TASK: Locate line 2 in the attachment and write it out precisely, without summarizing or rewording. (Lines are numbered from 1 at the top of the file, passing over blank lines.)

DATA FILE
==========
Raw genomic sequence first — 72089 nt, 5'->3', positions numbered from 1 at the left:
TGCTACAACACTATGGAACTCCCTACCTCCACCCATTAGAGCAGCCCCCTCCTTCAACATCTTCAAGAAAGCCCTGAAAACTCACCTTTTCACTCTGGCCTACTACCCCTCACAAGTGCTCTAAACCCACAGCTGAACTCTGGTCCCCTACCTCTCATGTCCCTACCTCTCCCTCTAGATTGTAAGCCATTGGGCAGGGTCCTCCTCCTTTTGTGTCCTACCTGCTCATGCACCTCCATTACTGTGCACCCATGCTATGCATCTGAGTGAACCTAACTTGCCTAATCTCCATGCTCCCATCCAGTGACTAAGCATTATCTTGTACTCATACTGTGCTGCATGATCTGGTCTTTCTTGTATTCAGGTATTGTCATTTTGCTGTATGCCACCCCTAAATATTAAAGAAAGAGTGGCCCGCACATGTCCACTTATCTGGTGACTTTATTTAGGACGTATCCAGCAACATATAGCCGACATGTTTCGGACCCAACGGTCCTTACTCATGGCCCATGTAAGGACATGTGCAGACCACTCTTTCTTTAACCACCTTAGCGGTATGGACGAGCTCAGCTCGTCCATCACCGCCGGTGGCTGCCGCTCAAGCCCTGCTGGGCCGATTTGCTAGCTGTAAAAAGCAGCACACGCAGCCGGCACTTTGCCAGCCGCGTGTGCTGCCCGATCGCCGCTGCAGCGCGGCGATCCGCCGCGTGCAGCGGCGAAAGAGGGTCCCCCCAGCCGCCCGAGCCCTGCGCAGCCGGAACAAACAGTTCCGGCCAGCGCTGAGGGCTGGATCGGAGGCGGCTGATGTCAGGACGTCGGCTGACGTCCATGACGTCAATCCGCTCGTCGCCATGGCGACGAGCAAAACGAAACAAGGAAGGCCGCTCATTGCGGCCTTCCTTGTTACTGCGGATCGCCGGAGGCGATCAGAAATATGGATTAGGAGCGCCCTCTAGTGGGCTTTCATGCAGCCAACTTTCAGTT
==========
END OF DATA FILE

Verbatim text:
TGCTACAACACTATGGAACTCCCTACCTCCACCCATTAGAGCAGCCCCCTCCTTCAACATCTTCAAGAAAGCCCTGAAAACTCACCTTTTCACTCTGGCCTACTACCCCTCACAAGTGCTCTAAACCCACAGCTGAACTCTGGTCCCCTACCTCTCATGTCCCTACCTCTCCCTCTAGATTGTAAGCCATTGGGCAGGGTCCTCCTCCTTTTGTGTCCTACCTGCTCATGCACCTCCATTACTGTGCACCCATGCTATGCATCTGAGTGAACCTAACTTGCCTAATCTCCATGCTCCCATCCAGTGACTAAGCATTATCTTGTACTCATACTGTGCTGCATGATCTGGTCTTTCTTGTATTCAGGTATTGTCATTTTGCTGTATGCCACCCCTAAATATTAAAGAAAGAGTGGCCCGCACATGTCCACTTATCTGGTGACTTTATTTAGGACGTATCCAGCAACATATAGCCGACATGTTTCGGACCCAACGGTCCTTACTCATGGCCCATGTAAGGACATGTGCAGACCACTCTTTCTTTAACCACCTTAGCGGTATGGACGAGCTCAGCTCGTCCATCACCGCCGGTGGCTGCCGCTCAAGCCCTGCTGGGCCGATTTGCTAGCTGTAAAAAGCAGCACACGCAGCCGGCACTTTGCCAGCCGCGTGTGCTGCCCGATCGCCGCTGCAGCGCGGCGATCCGCCGCGTGCAGCGGCGAAAGAGGGTCCCCCCAGCCGCCCGAGCCCTGCGCAGCCGGAACAAACAGTTCCGGCCAGCGCTGAGGGCTGGATCGGAGGCGGCTGATGTCAGGACGTCGGCTGACGTCCATGACGTCAATCCGCTCGTCGCCATGGCGACGAGCAAAACGAAACAAGGAAGGCCGCTCATTGCGGCCTTCCTTGTTACTGCGGATCGCCGGAGGCGATCAGAAATATGGATTAGGAGCGCCCTCTAGTGGGCTTTCATGCAGCCAACTTTCAGTT